Finding A Doctor in Mexico That is Fluent in English

Posted on 05/05/2014 ~ Categorized as Live
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As the lead inbound marketing consultant and web designer, Don Halbert practices what he preaches and enjoys living, working, playing and investing abroad in Costa Rica.

Finding A Doctor in Mexico That is Fluent in English

At first I was nervous that the doctors here would not be up to date. The Mexico-wide lack of concern over cleanliness and hygiene along with the worn out furniture and the absence of that antiseptic hospital smell in consultation rooms made me feel as if somehow the medical treatments would also be old and worn out. But I have found that I really like the service I get from local doctors. I have a doctor who has a consultation room at her house only a 5 minute walk from here. I have her phone number and can call her any time day or night. When I call her I usually get permission to come right up. She only charges 100 pesos a visit, so Luis and I don’t hesitate to visit her when we are in need.

My dentist is also a 5 minute walk from my house and uses all of the same modern equip- ment my dentist uses back home. He sends me to a special clinic to get x-rays first and then does the work in his neighborhood office. His schedule is flexible enough to make appointments within one or two days. He has a small practice in Chicago as well as the one here in our neighborhood, so he can understand what I’m talking about if I use the English words for parts of my mouth. He charges a lot less than my dentist back home and provides the same professional, and a more relaxed and personal, service.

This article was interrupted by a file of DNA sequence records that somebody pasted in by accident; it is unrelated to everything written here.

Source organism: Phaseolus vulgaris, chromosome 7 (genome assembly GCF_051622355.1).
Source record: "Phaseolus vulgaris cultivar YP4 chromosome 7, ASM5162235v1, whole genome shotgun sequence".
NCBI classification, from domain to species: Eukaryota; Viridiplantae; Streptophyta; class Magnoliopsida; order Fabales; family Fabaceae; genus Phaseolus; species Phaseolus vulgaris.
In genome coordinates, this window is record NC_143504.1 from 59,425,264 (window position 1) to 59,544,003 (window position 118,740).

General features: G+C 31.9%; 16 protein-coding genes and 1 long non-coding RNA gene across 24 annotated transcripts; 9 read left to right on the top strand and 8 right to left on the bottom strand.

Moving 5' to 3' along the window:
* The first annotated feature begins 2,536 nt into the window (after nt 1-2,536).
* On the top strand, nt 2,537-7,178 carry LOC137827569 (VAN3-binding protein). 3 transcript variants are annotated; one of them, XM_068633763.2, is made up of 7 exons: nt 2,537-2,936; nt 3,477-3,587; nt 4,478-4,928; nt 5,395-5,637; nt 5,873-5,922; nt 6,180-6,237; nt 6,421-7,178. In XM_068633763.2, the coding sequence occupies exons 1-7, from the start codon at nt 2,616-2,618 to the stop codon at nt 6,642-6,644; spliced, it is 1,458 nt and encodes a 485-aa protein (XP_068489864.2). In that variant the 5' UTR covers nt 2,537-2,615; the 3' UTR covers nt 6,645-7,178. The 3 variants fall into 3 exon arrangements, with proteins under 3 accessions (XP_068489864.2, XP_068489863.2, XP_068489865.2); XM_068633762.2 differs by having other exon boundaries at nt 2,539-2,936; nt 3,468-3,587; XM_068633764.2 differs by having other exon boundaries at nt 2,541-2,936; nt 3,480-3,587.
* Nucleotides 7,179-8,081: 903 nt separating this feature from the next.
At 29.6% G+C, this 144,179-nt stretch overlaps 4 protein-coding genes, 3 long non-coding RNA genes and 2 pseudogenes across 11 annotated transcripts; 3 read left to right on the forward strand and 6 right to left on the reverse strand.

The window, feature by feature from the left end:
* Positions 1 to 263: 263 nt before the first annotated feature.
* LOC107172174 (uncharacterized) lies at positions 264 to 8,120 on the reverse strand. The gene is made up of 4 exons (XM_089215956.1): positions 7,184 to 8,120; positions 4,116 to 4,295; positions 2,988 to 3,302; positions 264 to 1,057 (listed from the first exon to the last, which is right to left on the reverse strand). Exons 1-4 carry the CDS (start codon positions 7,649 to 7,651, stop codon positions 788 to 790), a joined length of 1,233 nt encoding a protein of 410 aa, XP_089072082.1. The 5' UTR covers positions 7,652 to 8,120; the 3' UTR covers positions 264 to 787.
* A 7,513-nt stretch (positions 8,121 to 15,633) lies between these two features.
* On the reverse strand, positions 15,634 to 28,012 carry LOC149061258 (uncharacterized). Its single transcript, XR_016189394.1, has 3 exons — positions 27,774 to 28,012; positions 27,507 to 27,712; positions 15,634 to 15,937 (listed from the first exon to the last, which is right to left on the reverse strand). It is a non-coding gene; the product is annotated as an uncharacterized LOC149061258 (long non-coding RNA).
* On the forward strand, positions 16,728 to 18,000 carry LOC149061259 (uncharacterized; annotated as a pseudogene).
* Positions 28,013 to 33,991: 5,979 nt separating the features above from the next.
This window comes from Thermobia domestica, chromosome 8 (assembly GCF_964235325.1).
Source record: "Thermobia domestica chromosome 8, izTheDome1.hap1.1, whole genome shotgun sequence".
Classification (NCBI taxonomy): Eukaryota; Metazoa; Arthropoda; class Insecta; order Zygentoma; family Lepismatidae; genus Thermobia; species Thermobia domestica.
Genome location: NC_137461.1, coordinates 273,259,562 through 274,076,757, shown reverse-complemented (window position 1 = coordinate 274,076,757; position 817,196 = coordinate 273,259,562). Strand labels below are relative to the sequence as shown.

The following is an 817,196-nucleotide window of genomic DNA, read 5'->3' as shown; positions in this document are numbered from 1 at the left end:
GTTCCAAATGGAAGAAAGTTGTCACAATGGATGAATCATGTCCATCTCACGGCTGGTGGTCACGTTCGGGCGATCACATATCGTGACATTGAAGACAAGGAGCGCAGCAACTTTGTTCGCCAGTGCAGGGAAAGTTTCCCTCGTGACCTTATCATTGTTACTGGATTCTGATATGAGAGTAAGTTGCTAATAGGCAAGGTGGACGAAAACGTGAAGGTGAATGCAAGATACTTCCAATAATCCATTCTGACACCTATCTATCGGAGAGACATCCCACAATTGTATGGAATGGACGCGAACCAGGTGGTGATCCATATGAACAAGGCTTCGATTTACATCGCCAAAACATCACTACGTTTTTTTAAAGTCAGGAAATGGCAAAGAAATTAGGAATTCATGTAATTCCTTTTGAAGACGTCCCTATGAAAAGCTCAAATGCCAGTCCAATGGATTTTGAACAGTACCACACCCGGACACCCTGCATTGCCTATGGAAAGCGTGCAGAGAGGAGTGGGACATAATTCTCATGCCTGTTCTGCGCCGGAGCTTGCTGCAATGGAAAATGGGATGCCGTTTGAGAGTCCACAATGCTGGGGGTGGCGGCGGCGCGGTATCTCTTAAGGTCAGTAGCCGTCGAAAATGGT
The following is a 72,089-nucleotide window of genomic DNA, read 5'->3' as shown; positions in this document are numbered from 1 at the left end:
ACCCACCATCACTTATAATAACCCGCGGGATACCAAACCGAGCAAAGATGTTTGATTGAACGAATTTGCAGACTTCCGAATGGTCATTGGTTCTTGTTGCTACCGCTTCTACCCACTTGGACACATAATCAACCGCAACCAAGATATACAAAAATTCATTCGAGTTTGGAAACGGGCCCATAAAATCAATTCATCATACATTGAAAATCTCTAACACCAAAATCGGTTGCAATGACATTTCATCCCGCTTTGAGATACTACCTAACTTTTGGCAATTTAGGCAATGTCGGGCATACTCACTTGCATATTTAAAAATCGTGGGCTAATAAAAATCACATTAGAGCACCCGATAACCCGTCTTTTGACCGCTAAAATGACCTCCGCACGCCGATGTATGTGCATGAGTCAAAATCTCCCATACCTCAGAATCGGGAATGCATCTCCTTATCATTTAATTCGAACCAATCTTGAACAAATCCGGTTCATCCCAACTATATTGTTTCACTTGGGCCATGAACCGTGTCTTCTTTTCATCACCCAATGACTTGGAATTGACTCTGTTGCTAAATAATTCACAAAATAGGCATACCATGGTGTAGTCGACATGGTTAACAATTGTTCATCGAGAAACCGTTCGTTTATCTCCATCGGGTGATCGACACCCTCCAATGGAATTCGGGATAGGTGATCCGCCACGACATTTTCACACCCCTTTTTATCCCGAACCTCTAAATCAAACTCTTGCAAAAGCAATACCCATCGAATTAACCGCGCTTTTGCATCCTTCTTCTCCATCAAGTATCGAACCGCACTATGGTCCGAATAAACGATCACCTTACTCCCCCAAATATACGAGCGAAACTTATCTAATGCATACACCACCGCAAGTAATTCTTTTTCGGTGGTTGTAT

I found both my doctor and my dentist through personal referral. Just as there are good doctors here, there are plenty of bad ones, too. Ignorance in the general population drives dishonesty and lack of professionalism among some so-called professionals in Mexico. Talk to people you trust about where they go for medical care. If you can, get two opinions before you visit a new doctor. In the end you can have a better experience in Mexico than in your overpriced HMO.

Due to their common experiences, other expatriates are generally the best people to ask for referrals. Of course, when you first arrive in Mexico, you might not know anyone, so you could start with the yellow pages under “medicos” (and there are tons; over 60 pages in the Cuernavaca yellow pages!). Those who speak English list that in their advertisement. You can also put a post up on an expatriate forum. Once you find a professional, honest doctor then they can become an excellent resource for referrals to specialists in other fields.

If you don’t like the first doctor you find, try another. I’ve gone to some doctors based on referrals and felt like they were just stringing me along to get me to come back and pay them more money. I’ve also found a couple of doctors who are professional, helpful, and give help over the phone without charging.

I don’t think that it’s necessarily true that more expensive doctors are always better, but so far I’ve had better experiences with the doctors that charge more. One of my favorite doctors is also an expatriate from the United States (and she charges on the higher end of the scale).

Excerpted and adapted from the ebook "Mexico: The Trick is LIVING Here" by Julia Taylor.


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